Neville Brody FF Blur 1992

  • Not on view

The digital revolution and the introduction of the Macintosh computer in the mid-1980s made the construction and deconstruction of typographical elements easier than it had been in the past. Embracing technology that was growing exponentially more sophisticated, designers realized more and more complex typographic experiment. Neville Brody's FF Blur is one example. Influenced by the late-1970s punk rock aesthetic, Brody began his career at the London College of Printing and later designed record covers for various artists while art director of Fetish Records. The letterforms of FF Blur—fuzzy around the edges like an out-of-focus photograph—seem to celebrate their own imperfection, speaking to his unique background. FF Blur resembles type that has been reproduced cheaply on a Xerox machine—degenerated through copying and recopying.

Gallery label from Standard Deviations, 2011.
Medium
Digital typeface
Dimensions
Variable
Credit
Gift of FSI FontShop International
Object number
1064.2010
Copyright
© 2018 FSI FontShop International
Department
Architecture and Design

If you would like to reproduce an image of a work of art in MoMA’s collection, or an image of a MoMA publication or archival material (including installation views, checklists, and press releases), please contact Art Resource (publication in North America) or Scala Archives (publication in all other geographic locations).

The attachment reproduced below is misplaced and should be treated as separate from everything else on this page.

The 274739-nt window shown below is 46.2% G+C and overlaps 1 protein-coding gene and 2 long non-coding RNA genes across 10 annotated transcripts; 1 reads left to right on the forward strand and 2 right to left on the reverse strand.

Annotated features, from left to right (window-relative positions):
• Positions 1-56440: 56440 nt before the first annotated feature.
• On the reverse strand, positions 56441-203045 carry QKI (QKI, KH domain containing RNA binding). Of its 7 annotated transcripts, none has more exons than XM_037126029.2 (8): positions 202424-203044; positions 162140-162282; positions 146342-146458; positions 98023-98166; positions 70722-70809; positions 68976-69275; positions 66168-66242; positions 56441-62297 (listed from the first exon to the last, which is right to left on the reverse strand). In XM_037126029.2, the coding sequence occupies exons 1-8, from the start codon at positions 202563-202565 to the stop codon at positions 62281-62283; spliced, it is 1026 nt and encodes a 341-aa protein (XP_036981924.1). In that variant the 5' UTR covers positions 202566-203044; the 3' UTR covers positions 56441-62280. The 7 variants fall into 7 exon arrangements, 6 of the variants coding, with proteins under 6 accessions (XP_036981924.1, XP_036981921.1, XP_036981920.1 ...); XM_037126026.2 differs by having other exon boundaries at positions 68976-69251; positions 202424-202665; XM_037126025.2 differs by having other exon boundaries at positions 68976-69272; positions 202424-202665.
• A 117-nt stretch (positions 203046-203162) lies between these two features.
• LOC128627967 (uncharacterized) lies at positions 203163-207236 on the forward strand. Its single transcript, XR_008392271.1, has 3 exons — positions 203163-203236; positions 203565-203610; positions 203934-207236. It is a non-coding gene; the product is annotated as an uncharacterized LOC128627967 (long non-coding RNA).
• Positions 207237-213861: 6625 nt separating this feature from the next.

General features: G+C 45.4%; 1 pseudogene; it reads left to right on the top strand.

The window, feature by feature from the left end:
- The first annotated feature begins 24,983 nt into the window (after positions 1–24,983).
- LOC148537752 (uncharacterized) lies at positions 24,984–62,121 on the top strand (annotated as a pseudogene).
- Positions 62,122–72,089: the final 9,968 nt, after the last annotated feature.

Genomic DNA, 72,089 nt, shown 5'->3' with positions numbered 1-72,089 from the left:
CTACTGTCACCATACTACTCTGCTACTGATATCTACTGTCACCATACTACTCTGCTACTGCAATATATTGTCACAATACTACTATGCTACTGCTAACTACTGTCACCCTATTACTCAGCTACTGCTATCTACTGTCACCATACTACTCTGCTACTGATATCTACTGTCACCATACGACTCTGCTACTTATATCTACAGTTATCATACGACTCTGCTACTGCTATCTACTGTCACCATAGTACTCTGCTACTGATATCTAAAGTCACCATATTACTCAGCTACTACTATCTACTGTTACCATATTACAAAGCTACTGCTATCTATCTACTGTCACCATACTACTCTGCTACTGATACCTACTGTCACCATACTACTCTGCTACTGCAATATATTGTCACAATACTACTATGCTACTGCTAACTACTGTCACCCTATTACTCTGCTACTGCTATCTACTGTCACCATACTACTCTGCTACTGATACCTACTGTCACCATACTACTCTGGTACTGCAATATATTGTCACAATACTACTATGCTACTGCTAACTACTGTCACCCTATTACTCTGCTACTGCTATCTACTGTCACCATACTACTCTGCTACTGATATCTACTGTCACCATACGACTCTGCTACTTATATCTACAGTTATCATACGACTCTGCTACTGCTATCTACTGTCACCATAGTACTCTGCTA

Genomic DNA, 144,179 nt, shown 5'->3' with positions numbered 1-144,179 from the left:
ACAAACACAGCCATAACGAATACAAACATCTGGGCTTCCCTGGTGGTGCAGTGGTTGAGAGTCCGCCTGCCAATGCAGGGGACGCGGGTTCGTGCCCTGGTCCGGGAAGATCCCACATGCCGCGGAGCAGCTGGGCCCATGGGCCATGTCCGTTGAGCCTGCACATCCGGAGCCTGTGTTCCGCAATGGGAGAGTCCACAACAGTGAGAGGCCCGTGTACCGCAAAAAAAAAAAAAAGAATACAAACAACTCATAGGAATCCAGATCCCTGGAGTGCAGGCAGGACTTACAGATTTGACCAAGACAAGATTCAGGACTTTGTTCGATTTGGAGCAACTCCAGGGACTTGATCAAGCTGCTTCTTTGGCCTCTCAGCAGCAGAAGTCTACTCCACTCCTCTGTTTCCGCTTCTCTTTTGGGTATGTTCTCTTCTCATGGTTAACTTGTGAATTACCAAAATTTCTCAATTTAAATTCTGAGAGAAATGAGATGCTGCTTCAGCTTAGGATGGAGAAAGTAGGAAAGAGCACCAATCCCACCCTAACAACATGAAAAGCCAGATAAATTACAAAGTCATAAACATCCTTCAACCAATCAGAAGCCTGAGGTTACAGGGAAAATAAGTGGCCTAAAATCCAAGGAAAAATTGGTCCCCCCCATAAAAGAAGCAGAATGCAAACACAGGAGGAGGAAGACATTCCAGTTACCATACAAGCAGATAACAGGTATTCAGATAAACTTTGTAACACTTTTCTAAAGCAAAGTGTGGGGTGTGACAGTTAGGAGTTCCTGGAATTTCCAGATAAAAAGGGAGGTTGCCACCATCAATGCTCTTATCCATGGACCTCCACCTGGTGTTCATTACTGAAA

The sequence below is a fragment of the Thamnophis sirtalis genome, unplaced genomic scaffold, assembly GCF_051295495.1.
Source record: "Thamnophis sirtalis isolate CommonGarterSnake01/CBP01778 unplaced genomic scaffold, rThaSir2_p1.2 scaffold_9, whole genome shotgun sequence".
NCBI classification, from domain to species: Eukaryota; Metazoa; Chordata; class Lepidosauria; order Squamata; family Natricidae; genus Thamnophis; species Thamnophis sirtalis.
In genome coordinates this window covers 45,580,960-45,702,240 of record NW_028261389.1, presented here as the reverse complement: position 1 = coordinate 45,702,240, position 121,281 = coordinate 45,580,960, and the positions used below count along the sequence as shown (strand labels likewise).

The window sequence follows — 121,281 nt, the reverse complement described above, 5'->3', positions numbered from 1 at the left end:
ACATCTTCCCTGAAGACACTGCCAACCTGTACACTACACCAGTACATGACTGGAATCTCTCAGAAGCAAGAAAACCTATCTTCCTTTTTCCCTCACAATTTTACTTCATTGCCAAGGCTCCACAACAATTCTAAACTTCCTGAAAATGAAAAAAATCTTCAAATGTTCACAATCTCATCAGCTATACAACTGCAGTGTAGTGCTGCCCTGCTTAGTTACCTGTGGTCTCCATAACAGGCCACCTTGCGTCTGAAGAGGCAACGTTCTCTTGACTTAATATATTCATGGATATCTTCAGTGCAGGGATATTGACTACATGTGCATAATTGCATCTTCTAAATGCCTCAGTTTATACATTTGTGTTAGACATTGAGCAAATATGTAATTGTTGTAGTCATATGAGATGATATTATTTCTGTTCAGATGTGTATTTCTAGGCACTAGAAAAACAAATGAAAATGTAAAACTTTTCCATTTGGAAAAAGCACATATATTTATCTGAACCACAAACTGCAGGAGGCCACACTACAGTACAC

All requests to license audio or video footage produced by MoMA should be addressed to Scala Archives at firenze@scalarchives.com. Motion picture film stills or motion picture footage from films in MoMA's Film Collection cannot be licensed by MoMA/Scala. For licensing motion picture film footage it is advised to apply directly to the copyright holders. For access to motion picture film stills please contact the Film Study Center. More information is also available about the film collection and the Circulating Film and Video Library.

If you would like to reproduce text from a MoMA publication or moma.org, please email text_permissions@moma.org. If you would like to publish text from MoMA’s archival materials, please fill out this permission form and send to archives@moma.org.

This record is a work in progress. If you have additional information or spotted an error, please send feedback to digital@moma.org.